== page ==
“Hey coach, great game. Would you mind sharing your playbook with me?”
The elementary football game was over and the team under my supervision was victorious. While the athletes replay their favorite moments on the field, the opposing coach and I have a private discussion on the sideline.
“Not at all, coach. I’ll give you everything I have. However, it may not do you much good,” I said.
“Why do you say that?” he asked. “Is it really complex?”
It wasn’t complex at all. In fact, it was week 4 of the 8-game season, we just recorded our fourth win, and I hadn’t added any new plays in two weeks.
We met the next morning at Uncle Harry’s Bagel shop. He had with him a notebook and, to my delight, he had questions prepared he wanted to ask.
Note: if you ask someone to coffee for the purpose of “picking their brain” you will find the generousness of the person will match your level of preparation for the meeting. I was ready to give this guy all the information I could simply because he showed me he was prepared to “fill his cup.”
I ordered an espresso and we sat down. I handed him a page I printed out the night before. On one side–eight scripted plays, all from one formation. On the other side–an array of squares and circles with lines for the depth chart.
He looked a little confused as he looked over both sides of the page. “Is this your gameplan from yesterday?”
“No,” I replied. “That is my entire playbook.”
“You only have one formation…and eight plays?”
“Yup. I teach that formation on the first day of practice and explain the roles of each position. This gives them an idea of where they might want to play. Then, the next day I teach the huddle and practice going from the huddle to the line of scrimmage.”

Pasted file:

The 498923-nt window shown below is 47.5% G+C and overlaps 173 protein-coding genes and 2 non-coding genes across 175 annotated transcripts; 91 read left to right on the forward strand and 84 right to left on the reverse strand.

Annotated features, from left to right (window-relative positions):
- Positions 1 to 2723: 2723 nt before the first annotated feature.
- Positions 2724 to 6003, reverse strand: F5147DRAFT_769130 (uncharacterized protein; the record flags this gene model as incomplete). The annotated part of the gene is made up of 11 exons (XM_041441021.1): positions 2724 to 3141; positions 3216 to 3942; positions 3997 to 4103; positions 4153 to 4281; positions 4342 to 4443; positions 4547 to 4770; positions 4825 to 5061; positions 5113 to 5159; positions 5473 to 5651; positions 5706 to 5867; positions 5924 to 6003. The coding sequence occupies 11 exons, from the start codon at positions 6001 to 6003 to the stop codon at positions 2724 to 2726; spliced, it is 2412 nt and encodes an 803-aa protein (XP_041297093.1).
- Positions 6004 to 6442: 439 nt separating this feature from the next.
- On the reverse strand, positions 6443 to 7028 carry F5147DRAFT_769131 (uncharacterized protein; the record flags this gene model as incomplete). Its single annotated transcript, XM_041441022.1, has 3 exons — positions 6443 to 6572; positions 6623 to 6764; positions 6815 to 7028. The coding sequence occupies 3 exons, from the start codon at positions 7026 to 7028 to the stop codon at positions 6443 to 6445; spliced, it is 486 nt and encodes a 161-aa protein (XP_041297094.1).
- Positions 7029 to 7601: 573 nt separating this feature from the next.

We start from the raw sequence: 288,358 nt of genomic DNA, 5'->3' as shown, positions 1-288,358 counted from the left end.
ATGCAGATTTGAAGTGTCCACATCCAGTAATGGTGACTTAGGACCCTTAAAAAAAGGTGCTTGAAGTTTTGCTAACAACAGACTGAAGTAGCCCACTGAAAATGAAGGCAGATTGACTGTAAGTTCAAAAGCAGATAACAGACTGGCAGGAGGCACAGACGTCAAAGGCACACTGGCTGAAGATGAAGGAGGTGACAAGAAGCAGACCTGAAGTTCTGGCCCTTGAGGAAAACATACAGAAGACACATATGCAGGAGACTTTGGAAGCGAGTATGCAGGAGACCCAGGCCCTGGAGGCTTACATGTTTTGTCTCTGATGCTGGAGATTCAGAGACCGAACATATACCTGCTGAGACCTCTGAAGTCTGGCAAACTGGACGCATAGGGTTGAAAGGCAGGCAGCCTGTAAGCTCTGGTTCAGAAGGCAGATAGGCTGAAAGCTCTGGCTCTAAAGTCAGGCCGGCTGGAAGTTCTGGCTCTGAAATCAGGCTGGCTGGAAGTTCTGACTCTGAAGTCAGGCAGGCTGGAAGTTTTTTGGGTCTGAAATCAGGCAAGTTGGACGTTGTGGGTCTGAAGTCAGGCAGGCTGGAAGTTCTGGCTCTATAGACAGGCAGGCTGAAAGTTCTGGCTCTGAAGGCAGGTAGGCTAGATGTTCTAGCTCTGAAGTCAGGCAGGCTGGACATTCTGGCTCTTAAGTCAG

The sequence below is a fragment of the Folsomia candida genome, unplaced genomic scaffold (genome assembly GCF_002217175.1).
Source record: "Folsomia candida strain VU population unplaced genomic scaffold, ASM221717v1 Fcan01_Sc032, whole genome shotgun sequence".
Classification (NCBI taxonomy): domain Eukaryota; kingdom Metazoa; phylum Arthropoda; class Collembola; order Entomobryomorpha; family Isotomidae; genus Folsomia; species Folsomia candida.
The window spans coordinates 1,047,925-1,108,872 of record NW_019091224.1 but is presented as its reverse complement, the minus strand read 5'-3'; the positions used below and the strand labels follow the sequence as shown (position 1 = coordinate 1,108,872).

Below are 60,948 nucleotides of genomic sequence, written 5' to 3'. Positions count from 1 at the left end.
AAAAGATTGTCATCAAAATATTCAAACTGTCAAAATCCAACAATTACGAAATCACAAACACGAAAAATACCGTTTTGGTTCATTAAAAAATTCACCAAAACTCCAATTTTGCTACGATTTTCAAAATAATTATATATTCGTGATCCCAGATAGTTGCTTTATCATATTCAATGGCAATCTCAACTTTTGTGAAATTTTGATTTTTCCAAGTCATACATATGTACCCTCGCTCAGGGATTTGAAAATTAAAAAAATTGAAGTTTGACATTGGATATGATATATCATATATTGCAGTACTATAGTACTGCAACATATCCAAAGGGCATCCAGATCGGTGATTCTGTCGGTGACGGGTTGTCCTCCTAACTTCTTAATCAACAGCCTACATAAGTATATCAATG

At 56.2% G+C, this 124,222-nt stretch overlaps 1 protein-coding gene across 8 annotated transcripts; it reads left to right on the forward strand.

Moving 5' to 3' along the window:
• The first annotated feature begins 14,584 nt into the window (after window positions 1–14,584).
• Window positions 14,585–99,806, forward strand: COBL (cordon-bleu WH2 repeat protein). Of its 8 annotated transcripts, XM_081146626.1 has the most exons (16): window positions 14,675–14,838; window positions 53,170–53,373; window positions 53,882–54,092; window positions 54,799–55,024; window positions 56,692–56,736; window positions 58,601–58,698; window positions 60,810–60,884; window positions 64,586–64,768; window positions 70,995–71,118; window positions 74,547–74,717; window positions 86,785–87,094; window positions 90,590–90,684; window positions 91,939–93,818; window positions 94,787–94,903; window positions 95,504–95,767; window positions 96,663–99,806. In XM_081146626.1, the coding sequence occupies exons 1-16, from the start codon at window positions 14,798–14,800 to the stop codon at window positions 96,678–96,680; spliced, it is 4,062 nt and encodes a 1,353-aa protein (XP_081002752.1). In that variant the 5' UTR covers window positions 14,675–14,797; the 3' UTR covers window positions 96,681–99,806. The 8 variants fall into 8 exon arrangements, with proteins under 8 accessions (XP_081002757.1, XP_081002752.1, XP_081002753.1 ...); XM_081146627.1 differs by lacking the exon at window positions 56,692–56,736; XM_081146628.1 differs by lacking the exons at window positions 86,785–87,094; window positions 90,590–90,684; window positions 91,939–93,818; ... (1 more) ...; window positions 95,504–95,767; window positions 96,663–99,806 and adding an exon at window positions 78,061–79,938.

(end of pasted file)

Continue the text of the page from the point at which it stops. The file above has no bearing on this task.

The coach breaks eye contact to write down some notes. I continue…
“We start every practice by splitting into groups and going from the huddle to lining up on the line of scrimmage. It is much more productive than running an arbitrary number of sprints, plus they get used to getting to the line of scrimmage fast. I am in teaching mode. They are kids and will respond to yelling and screaming, but it is unnecessary. I use a calm voice and encourage questions.”
We spent three hours at that coffee shop taking his complex playbook and turning it on its head. Two weeks later, that coach and his team recorded their first win. I got a text message, “We won today. Thanks, Coach.”
Coaches will argue with me that a complex playbook will bring success. My challenge to those coaches is to ask their athletes to raise their right hand. At least ⅓ of the kids will raise the wrong hand. I embrace simplicity and allow athletes to master a few basic concepts with enough cognitive energy to be creative.
Also, while the simple playbook is among the most important things many youth coaches overlook, turning the field into a classroom of learning can also be very productive. Yelling at kids does not increase compliance. If compliance is what you are looking for, here are some things to consider:
Seek the trust of your athletes. Create a safe environment where learning can take place. Once they trust you, you can push them to be uncomfortable.
Seek to teach them in a way they can understand, not defaulting to the way you were coached as a child.
Seek activities that are both fun and are applicable to learning. For example, instead of post-practice sprints, play a game like capture the flag or tree-tag. Games that take the whole field teach lessons like angle of pursuit and spacial awareness. Also, remember that a kid will run faster and harder during a game than during a “sprint” session.
When the losses start piling up, it is easy to think a new play or formation will solve the problem. We forget that these are kids, playing a game, and if we could just get out of the way and let them play, we would more often see that beautiful moment of a child doing something they love.